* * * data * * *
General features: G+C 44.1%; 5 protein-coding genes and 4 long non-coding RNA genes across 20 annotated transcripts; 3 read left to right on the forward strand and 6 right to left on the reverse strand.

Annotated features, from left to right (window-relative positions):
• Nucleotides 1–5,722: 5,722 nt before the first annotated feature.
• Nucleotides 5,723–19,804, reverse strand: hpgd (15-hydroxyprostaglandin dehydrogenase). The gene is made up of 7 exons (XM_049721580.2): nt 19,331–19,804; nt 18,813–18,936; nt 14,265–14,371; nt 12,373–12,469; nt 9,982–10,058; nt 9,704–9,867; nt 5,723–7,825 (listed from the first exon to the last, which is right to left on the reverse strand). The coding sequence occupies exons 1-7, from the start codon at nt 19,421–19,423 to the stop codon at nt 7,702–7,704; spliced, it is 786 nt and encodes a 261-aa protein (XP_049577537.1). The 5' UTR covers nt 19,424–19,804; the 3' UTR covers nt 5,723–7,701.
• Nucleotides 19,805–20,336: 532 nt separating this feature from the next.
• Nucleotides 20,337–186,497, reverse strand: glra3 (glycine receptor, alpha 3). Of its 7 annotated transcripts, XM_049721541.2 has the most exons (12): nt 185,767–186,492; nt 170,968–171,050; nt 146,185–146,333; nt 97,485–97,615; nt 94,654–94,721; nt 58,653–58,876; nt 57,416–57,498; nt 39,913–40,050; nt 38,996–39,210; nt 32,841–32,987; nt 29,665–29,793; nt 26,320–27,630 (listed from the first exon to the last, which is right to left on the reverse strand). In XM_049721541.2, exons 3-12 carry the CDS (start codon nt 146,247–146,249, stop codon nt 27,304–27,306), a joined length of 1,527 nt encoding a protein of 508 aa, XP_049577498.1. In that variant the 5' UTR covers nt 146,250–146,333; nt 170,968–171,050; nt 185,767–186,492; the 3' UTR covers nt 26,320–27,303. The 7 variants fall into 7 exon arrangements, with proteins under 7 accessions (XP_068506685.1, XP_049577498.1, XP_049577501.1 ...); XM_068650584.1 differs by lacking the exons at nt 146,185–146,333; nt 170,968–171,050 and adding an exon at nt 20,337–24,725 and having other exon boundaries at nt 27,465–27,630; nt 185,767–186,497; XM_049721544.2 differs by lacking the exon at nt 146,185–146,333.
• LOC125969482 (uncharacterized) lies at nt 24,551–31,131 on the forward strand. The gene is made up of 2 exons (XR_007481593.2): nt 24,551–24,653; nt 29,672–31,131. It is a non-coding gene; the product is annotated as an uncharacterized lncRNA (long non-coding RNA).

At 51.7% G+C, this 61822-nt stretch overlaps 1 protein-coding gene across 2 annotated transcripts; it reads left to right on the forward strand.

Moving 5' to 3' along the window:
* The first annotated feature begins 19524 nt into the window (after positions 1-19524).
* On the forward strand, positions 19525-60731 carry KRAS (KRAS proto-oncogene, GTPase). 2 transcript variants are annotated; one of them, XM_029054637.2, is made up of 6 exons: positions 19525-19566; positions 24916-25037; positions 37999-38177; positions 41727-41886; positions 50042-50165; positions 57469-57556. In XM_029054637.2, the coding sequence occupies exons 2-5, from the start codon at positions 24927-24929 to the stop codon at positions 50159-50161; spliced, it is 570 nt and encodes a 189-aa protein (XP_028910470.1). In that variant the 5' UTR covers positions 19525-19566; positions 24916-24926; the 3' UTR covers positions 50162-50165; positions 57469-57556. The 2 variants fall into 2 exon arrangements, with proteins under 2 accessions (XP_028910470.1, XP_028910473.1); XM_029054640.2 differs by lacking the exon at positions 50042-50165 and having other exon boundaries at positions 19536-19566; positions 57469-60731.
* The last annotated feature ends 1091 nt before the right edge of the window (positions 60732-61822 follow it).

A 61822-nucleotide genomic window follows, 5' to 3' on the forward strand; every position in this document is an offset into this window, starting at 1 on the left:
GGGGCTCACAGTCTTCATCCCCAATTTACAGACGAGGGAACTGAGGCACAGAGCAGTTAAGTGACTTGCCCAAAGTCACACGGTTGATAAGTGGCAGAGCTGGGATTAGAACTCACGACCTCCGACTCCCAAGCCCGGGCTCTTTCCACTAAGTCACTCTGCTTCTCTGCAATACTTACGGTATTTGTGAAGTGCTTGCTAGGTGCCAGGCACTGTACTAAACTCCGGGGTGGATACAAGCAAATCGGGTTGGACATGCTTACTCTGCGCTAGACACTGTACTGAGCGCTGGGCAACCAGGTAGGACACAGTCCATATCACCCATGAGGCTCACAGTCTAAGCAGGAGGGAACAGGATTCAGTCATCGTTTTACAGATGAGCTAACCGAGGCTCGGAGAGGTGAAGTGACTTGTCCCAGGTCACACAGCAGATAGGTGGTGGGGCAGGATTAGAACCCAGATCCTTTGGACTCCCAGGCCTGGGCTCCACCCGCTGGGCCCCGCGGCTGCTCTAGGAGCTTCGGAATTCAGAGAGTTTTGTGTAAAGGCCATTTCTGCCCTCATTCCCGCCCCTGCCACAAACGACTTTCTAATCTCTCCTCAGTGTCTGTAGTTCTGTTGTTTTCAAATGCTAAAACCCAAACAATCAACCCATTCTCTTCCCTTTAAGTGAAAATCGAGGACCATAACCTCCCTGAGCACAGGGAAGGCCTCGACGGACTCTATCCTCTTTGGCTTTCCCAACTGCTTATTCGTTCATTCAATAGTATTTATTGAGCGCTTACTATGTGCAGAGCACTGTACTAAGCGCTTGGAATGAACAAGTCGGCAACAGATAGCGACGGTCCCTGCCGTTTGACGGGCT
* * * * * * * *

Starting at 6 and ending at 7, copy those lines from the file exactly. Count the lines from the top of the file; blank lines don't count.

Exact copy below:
• Nucleotides 20,337–186,497, reverse strand: glra3 (glycine receptor, alpha 3). Of its 7 annotated transcripts, XM_049721541.2 has the most exons (12): nt 185,767–186,492; nt 170,968–171,050; nt 146,185–146,333; nt 97,485–97,615; nt 94,654–94,721; nt 58,653–58,876; nt 57,416–57,498; nt 39,913–40,050; nt 38,996–39,210; nt 32,841–32,987; nt 29,665–29,793; nt 26,320–27,630 (listed from the first exon to the last, which is right to left on the reverse strand). In XM_049721541.2, exons 3-12 carry the CDS (start codon nt 146,247–146,249, stop codon nt 27,304–27,306), a joined length of 1,527 nt encoding a protein of 508 aa, XP_049577498.1. In that variant the 5' UTR covers nt 146,250–146,333; nt 170,968–171,050; nt 185,767–186,492; the 3' UTR covers nt 26,320–27,303. The 7 variants fall into 7 exon arrangements, with proteins under 7 accessions (XP_068506685.1, XP_049577498.1, XP_049577501.1 ...); XM_068650584.1 differs by lacking the exons at nt 146,185–146,333; nt 170,968–171,050 and adding an exon at nt 20,337–24,725 and having other exon boundaries at nt 27,465–27,630; nt 185,767–186,497; XM_049721544.2 differs by lacking the exon at nt 146,185–146,333.
• LOC125969482 (uncharacterized) lies at nt 24,551–31,131 on the forward strand. The gene is made up of 2 exons (XR_007481593.2): nt 24,551–24,653; nt 29,672–31,131. It is a non-coding gene; the product is annotated as an uncharacterized lncRNA (long non-coding RNA).